“Our June survey results show the positive impact on housing of job and income growth,” said Doug Duncan, senior vice president and chief economist at Fannie Mae. “The expectation of higher rents is a natural outgrowth of increasing household formation by newly employed individuals putting upward pressure on rental rates. A complementary rise in the good time to sell measure suggests that limited inventory, which is putting upward pressure on house prices, gives an increasing advantage to sellers. Together, these results point to a healthier home purchase market, with more renters likely to find owning to be more cost-effective than renting and more sellers likely to put their homes on the market.”
SURVEY HIGHLIGHTS: Homeownership and Renting
- The average 12-month home price change expectation fell to 2.6 percent.
- The share of respondents who say home prices will go up in the next 12 months fell to 47 percent. The share who say home prices will go down rose to 7 percent.
- The share of respondents who say mortgage rates will go up in the next 12 months rose 3 percentage points to 50 percent.
- Those who say it is a good time to buy a house fell to 63 percent – tying a survey low – while those who say it is a good time to sell rose to 52 percent – a new survey high.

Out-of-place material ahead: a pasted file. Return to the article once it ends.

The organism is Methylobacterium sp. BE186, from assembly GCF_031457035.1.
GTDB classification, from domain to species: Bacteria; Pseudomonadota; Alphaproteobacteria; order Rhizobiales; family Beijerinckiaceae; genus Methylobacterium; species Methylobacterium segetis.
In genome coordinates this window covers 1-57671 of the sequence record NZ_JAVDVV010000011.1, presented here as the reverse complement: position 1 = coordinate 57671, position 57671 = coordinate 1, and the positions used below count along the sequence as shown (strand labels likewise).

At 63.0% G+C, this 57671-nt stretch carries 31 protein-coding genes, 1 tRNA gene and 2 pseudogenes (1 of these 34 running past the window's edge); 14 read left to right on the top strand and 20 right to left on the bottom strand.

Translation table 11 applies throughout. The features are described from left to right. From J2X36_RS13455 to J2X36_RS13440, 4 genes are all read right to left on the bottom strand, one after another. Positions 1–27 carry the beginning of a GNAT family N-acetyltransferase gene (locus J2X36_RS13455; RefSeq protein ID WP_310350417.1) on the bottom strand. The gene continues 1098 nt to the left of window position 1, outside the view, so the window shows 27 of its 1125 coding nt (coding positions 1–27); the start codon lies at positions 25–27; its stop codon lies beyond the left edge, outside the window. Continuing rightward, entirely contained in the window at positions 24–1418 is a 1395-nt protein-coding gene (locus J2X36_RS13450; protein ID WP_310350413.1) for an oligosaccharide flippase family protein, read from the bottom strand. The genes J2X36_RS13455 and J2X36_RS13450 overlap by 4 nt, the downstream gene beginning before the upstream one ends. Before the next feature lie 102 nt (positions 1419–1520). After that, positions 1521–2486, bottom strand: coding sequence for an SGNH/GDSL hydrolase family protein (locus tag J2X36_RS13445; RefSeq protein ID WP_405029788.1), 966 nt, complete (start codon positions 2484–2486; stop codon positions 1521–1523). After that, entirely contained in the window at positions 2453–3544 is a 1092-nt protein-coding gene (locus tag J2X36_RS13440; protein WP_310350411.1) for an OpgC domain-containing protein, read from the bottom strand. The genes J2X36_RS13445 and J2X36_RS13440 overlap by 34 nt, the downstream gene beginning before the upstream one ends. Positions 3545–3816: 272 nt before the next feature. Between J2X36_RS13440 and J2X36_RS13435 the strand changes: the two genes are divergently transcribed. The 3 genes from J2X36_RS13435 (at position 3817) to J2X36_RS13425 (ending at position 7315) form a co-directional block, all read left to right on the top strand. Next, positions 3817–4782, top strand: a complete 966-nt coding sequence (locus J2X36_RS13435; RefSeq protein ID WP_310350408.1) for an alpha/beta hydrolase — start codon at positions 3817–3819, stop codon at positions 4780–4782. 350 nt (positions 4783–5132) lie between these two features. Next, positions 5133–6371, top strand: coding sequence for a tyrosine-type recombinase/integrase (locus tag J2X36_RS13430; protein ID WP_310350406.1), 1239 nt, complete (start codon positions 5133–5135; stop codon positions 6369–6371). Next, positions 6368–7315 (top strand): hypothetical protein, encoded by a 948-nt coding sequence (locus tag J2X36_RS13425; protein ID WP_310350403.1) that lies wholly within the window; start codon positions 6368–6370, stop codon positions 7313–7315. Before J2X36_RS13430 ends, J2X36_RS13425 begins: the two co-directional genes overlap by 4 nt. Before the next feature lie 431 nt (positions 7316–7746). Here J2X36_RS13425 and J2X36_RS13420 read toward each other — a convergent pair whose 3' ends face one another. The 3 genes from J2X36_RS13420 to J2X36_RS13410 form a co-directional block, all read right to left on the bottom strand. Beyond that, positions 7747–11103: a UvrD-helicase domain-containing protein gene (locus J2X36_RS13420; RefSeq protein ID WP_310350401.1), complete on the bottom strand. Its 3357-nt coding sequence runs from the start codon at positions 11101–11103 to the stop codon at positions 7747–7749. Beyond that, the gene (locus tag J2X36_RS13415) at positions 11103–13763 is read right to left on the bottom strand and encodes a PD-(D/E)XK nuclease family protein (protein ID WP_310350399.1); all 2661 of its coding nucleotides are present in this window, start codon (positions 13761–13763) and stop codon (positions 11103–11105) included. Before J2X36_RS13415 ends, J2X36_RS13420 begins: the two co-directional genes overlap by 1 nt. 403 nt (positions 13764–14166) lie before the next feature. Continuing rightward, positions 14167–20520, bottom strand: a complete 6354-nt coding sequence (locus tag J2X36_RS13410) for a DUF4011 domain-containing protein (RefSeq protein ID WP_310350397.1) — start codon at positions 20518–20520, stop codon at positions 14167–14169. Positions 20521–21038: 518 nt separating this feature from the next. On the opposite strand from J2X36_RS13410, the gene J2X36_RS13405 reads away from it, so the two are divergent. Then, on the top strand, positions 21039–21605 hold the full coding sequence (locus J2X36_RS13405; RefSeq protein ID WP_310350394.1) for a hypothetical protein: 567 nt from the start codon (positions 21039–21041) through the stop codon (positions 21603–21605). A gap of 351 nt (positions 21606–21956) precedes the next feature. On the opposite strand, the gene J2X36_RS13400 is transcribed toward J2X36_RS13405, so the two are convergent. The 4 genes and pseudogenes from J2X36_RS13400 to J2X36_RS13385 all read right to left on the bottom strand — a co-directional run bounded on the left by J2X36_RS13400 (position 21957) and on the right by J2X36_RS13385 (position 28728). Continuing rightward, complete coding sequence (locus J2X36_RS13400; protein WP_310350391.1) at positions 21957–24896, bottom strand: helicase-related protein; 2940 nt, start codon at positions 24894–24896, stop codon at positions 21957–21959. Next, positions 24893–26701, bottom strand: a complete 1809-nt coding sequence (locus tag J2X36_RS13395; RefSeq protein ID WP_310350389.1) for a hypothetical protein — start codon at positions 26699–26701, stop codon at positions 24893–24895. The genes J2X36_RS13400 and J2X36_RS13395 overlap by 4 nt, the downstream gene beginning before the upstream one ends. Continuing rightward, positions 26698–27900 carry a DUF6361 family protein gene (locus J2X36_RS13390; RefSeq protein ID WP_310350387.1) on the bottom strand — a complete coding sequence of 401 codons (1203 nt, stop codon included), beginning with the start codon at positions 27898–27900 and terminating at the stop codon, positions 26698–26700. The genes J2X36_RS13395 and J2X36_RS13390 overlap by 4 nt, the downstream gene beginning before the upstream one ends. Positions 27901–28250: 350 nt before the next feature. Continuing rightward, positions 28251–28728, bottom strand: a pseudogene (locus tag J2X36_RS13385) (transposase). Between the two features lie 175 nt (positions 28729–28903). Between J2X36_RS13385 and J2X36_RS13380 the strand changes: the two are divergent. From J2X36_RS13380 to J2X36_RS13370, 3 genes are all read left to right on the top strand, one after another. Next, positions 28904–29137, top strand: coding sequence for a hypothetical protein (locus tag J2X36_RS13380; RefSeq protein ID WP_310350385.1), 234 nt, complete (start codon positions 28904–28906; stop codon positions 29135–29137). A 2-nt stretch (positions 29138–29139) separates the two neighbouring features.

- The average 12-month rental price change expectation fell to 4.2 percent.
- The percentage of respondents who expect home rental prices to go up rose to 59 percent – a new survey high.
- Those who think it would be easy to get a home mortgage remained at 50 percent, while those who think it would be difficult remained at 46 percent.
- The share who say they would buy if they were going to move fell 2 percentage points to 64 percent, while the share who would rent increased to 30 percent.
- The share of respondents who say the economy is on the right track increased by 1 percentage point to 39 percent, while those who say the economy is on the wrong track fell by 1 percentage point to 51 percent.
- The percentage of respondents who expect their personal financial situation to get worse over the next 12 months fell back to 10 percent – tying a survey low.
- The share of respondents who say their household income is significantly higher than it was 12 months ago fell 1 percentage point to 27 percent.
- The percentage of respondents say their household expenses are significantly higher than they were 12 months ago remained at 31 percent.
For detailed findings from the June 2015 survey, as well as technical notes on survey methodology and questions asked of respondents associated with each monthly indicator, please visit the Fannie Mae Monthly National Housing Survey page on fanniemae.com. Also available on the site are in-depth topic analyses, which provide a detailed assessment of combined data results from three monthly studies. The June 2015 National Housing Survey was conducted between June 1, 2015 and June 23, 2015. Most of the data collection occurred during the first two weeks of this period. Interviews were conducted by Penn Schoen Berland, in coordination with Fannie Mae.
Source: Fannie Mae